Staffing Management

How Do We Test Employees for Intoxication?

By Staff Report

Jun. 16, 2015

Dear Sidestepping,

There are numerous methods to test an employee for the presence of either drugs or alcohol if you suspect an employee is impaired on the job. The most common testing includes breath, urine, blood or hair.

You specifically inquired as to the difference between breath tests and blood tests.

A breath-alcohol test is the most common test for finding out how much alcohol is currently in the blood. The person being tested blows into a breath-alcohol device, and the results are given as a number, known as the Blood Alcohol Concentration (BAC), which in turn tells you the degree of the employee's impairment. For positions regulated by the Department of Transportation, for example, a BAC of 0.02 is enough to justify stopping someone from performing a safety-sensitive task and a BAC reading of 0.04 or higher is considered a positive test and requires immediate removal from safety-sensitive functions.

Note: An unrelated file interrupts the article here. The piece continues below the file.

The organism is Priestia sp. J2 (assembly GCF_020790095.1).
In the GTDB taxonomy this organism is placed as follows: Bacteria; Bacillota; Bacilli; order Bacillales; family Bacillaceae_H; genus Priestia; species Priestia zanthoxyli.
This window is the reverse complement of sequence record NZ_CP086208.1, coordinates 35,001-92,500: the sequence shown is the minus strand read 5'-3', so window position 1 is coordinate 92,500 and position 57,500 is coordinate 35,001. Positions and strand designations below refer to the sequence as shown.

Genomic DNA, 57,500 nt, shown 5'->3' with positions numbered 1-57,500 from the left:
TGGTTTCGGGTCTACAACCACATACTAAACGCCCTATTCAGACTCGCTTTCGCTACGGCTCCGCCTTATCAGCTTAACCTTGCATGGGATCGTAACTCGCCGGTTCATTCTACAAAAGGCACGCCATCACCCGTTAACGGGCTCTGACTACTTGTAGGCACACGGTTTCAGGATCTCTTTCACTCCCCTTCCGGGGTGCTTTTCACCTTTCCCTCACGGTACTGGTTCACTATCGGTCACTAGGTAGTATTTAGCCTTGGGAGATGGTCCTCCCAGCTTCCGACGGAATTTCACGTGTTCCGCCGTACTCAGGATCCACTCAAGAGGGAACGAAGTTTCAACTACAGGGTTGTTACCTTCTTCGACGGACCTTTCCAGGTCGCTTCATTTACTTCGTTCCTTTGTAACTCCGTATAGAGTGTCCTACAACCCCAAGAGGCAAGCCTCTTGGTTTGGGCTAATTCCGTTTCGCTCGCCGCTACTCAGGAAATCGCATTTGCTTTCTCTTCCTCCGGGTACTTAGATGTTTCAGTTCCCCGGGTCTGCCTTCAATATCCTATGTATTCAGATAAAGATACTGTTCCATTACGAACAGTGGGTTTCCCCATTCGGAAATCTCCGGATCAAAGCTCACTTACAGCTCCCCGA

A blood test, on the other hand, measures the actual amount of alcohol or other drugs in the blood at the time of the test. With blood tests, there is a very short detection period, as most drugs are quickly cleared from the blood and deposited into the urine. Thus, if you are searching for the presence of drugs, a urine specimen is more reliable than a blood test.

As to the specific question of breath vs. blood for suspected intoxication: Although a blood test potentially is more accurate, it is not sufficient to justify, in most cases, the added burden and expense of a blood draw vs. a breath test.

A blood test is the only way to determine legal intoxication (think a serious injury or death), with scientific certainty. Thus, in most instances, a breath test will provide sufficient evidence of intoxication for employment purposes.

SOURCE: Jon Hyman, Meyers Roman Friedberg & Lewis, Cleveland, Ohio, June 4, 2015.

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